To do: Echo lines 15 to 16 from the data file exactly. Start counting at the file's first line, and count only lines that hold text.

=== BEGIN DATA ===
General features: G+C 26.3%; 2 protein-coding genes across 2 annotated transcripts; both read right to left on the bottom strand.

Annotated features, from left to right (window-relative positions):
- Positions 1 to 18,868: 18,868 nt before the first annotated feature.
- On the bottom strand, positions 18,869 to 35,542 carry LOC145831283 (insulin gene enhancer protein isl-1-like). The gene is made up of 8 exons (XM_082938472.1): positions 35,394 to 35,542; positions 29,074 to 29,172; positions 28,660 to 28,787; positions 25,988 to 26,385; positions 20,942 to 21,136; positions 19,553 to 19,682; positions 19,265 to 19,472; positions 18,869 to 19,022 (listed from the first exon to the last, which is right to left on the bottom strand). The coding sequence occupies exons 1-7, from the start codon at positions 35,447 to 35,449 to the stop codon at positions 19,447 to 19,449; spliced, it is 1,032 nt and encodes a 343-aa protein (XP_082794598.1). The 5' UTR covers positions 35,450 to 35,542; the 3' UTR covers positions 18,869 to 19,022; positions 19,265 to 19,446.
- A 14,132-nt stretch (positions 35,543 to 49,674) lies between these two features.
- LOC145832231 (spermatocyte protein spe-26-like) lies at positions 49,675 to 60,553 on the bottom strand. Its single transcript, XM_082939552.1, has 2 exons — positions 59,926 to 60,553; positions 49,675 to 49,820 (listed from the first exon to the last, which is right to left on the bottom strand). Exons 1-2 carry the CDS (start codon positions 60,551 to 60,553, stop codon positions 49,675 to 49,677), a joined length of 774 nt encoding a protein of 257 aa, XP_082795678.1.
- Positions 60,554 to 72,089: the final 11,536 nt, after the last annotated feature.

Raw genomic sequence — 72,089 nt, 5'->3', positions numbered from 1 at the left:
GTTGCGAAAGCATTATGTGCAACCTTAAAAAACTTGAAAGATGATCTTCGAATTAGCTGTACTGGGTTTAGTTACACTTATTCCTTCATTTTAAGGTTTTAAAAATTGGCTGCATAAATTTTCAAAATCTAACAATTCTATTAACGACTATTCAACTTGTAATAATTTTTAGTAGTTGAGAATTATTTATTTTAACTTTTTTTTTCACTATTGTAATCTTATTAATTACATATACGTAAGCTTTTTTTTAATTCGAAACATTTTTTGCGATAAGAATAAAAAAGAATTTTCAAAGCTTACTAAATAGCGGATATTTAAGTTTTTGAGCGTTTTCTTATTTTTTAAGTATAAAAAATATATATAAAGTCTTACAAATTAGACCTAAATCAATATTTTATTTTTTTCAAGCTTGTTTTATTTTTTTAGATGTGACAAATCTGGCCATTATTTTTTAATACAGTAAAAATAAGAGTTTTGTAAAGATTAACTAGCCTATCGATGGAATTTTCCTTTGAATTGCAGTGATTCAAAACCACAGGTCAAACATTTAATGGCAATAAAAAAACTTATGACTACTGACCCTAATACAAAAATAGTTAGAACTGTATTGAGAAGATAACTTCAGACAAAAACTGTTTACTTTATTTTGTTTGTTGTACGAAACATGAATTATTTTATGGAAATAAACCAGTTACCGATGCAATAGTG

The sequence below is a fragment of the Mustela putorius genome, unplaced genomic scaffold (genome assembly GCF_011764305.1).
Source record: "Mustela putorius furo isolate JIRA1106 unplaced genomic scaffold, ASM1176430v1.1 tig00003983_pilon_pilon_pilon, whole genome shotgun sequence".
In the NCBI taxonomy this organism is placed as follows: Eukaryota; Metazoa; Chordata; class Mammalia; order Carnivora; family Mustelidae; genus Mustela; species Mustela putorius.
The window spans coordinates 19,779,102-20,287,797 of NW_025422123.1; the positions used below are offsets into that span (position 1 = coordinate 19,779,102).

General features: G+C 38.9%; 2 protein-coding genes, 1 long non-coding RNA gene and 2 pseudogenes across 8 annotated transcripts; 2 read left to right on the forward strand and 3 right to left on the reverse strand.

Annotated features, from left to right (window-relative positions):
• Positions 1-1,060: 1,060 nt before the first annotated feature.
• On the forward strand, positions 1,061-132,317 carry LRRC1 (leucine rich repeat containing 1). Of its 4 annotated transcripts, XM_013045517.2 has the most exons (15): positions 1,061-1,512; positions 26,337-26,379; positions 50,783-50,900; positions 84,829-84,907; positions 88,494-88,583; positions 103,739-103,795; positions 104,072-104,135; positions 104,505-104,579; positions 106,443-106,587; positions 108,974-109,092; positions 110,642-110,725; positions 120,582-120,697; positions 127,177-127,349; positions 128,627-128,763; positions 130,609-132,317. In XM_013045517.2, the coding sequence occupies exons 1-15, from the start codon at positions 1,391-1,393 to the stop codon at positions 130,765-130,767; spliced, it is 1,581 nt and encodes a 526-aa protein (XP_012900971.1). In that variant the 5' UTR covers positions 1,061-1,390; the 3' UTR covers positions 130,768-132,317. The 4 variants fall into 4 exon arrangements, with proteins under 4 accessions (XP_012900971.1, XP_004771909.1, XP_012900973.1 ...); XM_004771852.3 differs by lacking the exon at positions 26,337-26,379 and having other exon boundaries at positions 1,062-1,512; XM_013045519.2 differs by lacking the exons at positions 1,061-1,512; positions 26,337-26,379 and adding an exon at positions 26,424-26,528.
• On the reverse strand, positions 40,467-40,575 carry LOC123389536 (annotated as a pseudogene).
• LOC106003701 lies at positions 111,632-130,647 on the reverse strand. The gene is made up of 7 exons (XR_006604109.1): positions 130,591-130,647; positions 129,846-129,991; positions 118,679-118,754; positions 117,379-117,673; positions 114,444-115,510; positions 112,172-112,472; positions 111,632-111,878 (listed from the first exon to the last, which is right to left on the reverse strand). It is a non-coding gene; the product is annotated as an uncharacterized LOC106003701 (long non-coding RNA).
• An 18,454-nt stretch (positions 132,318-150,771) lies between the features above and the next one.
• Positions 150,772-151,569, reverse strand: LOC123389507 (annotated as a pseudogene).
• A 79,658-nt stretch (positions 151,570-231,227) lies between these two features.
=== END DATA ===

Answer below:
Annotated features, from left to right (window-relative positions):
• Positions 1-1,060: 1,060 nt before the first annotated feature.